Lilith FeatureWho Are We?
Each of us has a name
It turns out that Woody Allen didn’t invent anhedonia. For Jewish immigrants in America, happiness was just not seen as a legitimate goal in life. Lilith's back page on women’s history—"The Way We Were"—asks what happened when the American ideal of romantic love and matinee idols clashed with the realities of sour tenement lives.
WRITING MOTHERS, WRITING DAUGHTERS: TRACING THE MATERNAL IN STORIES BY AMERICAN JEWISH WOMENby Janet Handler BursteinUniversity of Illinois Press, $34.95, cloth, $14.95, paper Under a cloak of academic analysis, Janet... Read more »
IN MEMORY’S KITCHEN: A LEGACY FROM THE WOMEN OF TEREZINedited by Cara De Silva translated by Bianca Steiner Brown foreword by Michael BerenbaumJason Aronson Inc., Northvale, N.J., $25 Reading “In... Read more »
BITTER SCENT: THE CASE OF L’OREAL, NAZIS, AND THE ARAB BOYCOTTby Michael Bar-ZoharDutton, $23.95 Once Jean Frydman, a Jew, held a high-ranking position on the board of the multi-million dollar... Read more »
WOMEN OF THE BEAT GENERATION: THE WITERS, ARTISTS, AND MUSES AT THE HEART OF THE REVOLUTION edited by Brenda Knight Conari Press, Berkeley, CA, $19.95 This refreshing book revives the... Read more »
Who are the pillars of present-day Jewish feminist scholarship? And what do these women-and the "pioneer scholars" of the 1970s and 1980s say about Jewish women’s studies )and about each other) as we approach the year 2000. A LILITH 20th anniversary review.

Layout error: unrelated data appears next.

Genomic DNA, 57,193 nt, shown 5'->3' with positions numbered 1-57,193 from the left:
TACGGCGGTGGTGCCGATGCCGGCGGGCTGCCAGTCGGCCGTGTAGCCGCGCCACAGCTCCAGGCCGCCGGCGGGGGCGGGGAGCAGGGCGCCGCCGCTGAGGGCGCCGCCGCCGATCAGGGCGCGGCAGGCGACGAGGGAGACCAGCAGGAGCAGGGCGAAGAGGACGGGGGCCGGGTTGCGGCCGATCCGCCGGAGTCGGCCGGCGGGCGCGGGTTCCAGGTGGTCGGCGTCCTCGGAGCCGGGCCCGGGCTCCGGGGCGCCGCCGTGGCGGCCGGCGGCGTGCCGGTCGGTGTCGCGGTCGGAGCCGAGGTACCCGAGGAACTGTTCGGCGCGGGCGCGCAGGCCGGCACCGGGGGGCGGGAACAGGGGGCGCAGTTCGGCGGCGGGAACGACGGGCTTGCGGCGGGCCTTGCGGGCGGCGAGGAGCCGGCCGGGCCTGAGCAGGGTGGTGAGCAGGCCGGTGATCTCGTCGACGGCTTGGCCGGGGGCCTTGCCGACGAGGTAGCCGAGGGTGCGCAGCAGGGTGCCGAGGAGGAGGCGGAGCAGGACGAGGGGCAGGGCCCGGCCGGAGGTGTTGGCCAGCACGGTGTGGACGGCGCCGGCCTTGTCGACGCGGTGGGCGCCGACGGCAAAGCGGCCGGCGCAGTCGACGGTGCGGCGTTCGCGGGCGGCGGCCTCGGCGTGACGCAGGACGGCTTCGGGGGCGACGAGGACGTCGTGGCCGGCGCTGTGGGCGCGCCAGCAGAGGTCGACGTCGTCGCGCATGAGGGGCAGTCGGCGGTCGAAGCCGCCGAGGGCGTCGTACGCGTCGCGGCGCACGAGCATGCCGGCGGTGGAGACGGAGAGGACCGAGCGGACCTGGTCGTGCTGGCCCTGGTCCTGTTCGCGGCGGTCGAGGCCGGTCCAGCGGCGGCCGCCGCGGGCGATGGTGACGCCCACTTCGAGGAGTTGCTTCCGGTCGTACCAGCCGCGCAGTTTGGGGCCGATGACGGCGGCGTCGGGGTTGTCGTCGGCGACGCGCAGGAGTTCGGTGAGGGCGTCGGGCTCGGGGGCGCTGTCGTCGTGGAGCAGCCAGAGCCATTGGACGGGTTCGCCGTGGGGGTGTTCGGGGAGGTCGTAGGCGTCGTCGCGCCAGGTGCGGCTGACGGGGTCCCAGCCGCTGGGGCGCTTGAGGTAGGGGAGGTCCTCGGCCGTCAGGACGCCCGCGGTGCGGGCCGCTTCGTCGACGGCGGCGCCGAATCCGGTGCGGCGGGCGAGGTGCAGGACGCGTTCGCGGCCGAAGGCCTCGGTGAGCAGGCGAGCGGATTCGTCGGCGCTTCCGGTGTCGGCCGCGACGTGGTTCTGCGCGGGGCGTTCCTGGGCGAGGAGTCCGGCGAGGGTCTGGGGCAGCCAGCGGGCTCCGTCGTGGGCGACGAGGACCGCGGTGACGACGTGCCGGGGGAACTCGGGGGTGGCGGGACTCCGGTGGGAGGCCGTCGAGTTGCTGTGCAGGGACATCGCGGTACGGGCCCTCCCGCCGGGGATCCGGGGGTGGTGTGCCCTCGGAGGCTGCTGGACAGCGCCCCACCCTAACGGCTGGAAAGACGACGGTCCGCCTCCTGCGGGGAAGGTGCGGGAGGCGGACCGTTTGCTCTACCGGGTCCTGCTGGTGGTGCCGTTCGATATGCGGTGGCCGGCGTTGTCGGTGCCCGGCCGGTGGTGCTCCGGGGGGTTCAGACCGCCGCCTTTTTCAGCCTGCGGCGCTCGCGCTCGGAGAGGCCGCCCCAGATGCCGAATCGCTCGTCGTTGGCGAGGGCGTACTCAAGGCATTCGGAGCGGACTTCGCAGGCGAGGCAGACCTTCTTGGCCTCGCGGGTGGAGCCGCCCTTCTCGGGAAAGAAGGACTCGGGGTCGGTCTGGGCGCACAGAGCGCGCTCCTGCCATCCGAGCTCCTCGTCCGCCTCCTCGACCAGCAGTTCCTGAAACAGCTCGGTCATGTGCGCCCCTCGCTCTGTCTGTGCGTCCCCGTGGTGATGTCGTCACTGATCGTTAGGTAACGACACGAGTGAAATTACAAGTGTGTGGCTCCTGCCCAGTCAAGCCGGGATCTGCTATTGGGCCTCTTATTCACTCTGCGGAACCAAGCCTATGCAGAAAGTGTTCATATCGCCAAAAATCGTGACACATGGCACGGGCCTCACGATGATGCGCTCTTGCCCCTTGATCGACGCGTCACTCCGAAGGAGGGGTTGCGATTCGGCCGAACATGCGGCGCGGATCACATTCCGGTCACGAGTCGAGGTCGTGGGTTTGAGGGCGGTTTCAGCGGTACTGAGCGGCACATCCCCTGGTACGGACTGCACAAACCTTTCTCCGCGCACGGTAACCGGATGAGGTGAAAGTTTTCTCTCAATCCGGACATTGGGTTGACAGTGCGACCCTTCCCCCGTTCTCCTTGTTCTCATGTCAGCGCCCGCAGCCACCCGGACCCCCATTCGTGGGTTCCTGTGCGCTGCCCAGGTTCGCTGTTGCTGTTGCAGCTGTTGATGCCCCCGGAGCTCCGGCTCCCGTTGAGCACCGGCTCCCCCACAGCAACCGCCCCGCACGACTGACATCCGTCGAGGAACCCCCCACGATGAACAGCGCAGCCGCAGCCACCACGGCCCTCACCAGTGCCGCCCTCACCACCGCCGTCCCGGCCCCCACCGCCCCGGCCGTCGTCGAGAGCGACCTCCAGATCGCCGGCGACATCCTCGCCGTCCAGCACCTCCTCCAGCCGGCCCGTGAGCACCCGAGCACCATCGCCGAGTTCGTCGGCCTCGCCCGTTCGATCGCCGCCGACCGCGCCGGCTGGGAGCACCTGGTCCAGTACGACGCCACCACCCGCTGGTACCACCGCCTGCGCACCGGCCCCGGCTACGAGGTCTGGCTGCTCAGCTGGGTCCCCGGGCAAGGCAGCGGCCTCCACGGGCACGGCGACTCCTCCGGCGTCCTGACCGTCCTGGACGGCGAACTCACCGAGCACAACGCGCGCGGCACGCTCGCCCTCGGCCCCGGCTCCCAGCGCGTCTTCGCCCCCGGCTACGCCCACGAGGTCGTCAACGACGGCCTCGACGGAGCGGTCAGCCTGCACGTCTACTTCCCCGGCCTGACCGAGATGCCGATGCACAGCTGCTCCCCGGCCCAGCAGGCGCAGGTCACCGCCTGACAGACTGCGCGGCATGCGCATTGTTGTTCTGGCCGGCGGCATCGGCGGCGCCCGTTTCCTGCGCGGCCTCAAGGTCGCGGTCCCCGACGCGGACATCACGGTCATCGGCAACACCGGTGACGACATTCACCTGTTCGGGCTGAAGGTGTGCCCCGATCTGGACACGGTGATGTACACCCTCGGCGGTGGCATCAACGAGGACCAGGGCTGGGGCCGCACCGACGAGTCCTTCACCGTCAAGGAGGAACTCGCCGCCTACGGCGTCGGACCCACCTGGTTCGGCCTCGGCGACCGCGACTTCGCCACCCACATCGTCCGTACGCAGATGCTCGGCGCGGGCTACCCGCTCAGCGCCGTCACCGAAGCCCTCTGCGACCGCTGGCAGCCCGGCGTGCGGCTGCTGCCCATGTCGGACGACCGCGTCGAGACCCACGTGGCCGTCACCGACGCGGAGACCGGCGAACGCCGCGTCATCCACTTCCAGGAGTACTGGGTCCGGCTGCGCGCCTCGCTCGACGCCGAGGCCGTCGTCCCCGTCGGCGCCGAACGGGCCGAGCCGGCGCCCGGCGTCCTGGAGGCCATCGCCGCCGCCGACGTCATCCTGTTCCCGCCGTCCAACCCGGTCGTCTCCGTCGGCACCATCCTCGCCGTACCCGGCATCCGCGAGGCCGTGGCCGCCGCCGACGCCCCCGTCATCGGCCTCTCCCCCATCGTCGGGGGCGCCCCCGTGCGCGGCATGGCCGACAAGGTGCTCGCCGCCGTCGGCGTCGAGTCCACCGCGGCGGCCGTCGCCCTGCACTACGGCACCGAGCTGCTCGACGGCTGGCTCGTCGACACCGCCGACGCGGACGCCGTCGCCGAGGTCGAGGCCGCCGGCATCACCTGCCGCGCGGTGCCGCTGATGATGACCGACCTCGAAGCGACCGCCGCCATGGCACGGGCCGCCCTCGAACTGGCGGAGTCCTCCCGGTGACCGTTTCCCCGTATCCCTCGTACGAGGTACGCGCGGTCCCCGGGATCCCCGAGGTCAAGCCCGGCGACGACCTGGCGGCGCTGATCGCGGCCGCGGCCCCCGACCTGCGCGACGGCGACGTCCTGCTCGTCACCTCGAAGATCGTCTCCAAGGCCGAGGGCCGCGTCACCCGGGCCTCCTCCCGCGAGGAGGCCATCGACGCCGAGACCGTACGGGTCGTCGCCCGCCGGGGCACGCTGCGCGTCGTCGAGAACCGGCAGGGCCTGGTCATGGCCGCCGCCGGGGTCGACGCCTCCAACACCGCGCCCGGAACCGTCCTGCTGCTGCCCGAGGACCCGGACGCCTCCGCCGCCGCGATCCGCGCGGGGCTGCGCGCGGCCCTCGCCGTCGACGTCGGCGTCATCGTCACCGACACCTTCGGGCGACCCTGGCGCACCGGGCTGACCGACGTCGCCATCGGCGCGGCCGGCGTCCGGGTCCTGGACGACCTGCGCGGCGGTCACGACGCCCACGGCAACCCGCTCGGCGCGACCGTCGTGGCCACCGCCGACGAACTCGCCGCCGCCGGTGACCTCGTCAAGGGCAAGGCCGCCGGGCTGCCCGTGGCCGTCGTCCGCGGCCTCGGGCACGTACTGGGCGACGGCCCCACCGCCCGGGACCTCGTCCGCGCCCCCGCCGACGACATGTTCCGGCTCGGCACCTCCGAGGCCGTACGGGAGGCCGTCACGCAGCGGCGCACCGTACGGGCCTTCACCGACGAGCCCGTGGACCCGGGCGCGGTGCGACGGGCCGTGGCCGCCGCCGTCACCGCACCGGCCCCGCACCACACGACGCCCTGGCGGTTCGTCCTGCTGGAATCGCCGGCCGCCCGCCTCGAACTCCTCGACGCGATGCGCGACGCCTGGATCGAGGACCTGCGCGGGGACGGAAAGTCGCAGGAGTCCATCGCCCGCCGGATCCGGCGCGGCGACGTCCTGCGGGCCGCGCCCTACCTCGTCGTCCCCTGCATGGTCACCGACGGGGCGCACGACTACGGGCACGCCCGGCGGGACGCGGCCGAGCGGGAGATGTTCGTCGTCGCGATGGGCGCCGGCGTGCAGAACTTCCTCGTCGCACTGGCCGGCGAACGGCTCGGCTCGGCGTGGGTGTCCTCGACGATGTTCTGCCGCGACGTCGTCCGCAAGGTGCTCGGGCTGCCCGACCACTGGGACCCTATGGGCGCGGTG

Healing : A survivor' s guilt becomes peace
Judith Helfand lost her reproductive system at 25 thanks to the "wonder drug" her mother took while pregnant. As "A Healthy Baby Girl"—Helfand’s startling film about being a DES daughter—heads to the Sundance Festival, Helfand talks about her mom, her politics and the community of filmmakers who’ve helped her heal.
Eldercare: A granddaughter moves from hostility to love.
"Everywhere I read that we are created in God’s image. What about me? Does God also walk with crutches, have difficulty breathing? Why did God do such a lousy job with my body?" One professor asks the questions; Rachel Naomi Remen and Rabbi Shoni Labovitz offer partial answers.
I was named Sureh Henya for my mother’s sister who died of cancer just before I was born, but was called Sureh Henya only when teased. Henya rhymes with zshmmya... Read more »
Can dolls be the essential ingredient for positive self-esteem?